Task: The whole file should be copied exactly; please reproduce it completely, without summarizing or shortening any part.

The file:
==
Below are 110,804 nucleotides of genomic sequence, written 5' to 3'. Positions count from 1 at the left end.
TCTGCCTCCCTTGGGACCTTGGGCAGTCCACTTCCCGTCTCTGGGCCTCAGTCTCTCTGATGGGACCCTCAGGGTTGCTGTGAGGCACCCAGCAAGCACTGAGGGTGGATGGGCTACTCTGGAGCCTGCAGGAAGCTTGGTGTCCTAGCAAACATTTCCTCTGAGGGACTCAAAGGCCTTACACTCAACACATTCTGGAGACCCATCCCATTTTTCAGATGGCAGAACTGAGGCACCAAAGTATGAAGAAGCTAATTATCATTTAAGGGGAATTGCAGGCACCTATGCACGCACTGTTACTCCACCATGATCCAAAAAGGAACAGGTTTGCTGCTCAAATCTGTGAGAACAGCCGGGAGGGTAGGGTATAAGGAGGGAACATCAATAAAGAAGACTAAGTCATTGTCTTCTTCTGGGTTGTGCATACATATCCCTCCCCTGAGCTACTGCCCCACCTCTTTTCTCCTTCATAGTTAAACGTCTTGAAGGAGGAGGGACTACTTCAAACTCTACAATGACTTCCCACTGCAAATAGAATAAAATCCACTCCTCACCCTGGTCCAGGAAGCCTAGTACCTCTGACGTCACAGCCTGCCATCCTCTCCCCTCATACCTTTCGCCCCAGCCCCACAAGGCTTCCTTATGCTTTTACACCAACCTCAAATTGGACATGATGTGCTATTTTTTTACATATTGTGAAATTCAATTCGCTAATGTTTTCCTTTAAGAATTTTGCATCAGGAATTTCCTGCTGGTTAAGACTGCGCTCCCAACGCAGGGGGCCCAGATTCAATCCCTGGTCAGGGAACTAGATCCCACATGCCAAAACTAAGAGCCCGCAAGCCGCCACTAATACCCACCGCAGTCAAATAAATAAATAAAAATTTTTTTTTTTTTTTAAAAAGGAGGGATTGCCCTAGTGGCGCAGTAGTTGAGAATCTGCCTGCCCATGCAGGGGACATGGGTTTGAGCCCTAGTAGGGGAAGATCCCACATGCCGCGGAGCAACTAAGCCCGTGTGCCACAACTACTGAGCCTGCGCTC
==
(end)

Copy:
Below are 110,804 nucleotides of genomic sequence, written 5' to 3'. Positions count from 1 at the left end.
TCTGCCTCCCTTGGGACCTTGGGCAGTCCACTTCCCGTCTCTGGGCCTCAGTCTCTCTGATGGGACCCTCAGGGTTGCTGTGAGGCACCCAGCAAGCACTGAGGGTGGATGGGCTACTCTGGAGCCTGCAGGAAGCTTGGTGTCCTAGCAAACATTTCCTCTGAGGGACTCAAAGGCCTTACACTCAACACATTCTGGAGACCCATCCCATTTTTCAGATGGCAGAACTGAGGCACCAAAGTATGAAGAAGCTAATTATCATTTAAGGGGAATTGCAGGCACCTATGCACGCACTGTTACTCCACCATGATCCAAAAAGGAACAGGTTTGCTGCTCAAATCTGTGAGAACAGCCGGGAGGGTAGGGTATAAGGAGGGAACATCAATAAAGAAGACTAAGTCATTGTCTTCTTCTGGGTTGTGCATACATATCCCTCCCCTGAGCTACTGCCCCACCTCTTTTCTCCTTCATAGTTAAACGTCTTGAAGGAGGAGGGACTACTTCAAACTCTACAATGACTTCCCACTGCAAATAGAATAAAATCCACTCCTCACCCTGGTCCAGGAAGCCTAGTACCTCTGACGTCACAGCCTGCCATCCTCTCCCCTCATACCTTTCGCCCCAGCCCCACAAGGCTTCCTTATGCTTTTACACCAACCTCAAATTGGACATGATGTGCTATTTTTTTACATATTGTGAAATTCAATTCGCTAATGTTTTCCTTTAAGAATTTTGCATCAGGAATTTCCTGCTGGTTAAGACTGCGCTCCCAACGCAGGGGGCCCAGATTCAATCCCTGGTCAGGGAACTAGATCCCACATGCCAAAACTAAGAGCCCGCAAGCCGCCACTAATACCCACCGCAGTCAAATAAATAAATAAAAATTTTTTTTTTTTTTTAAAAAGGAGGGATTGCCCTAGTGGCGCAGTAGTTGAGAATCTGCCTGCCCATGCAGGGGACATGGGTTTGAGCCCTAGTAGGGGAAGATCCCACATGCCGCGGAGCAACTAAGCCCGTGTGCCACAACTACTGAGCCTGCGCTC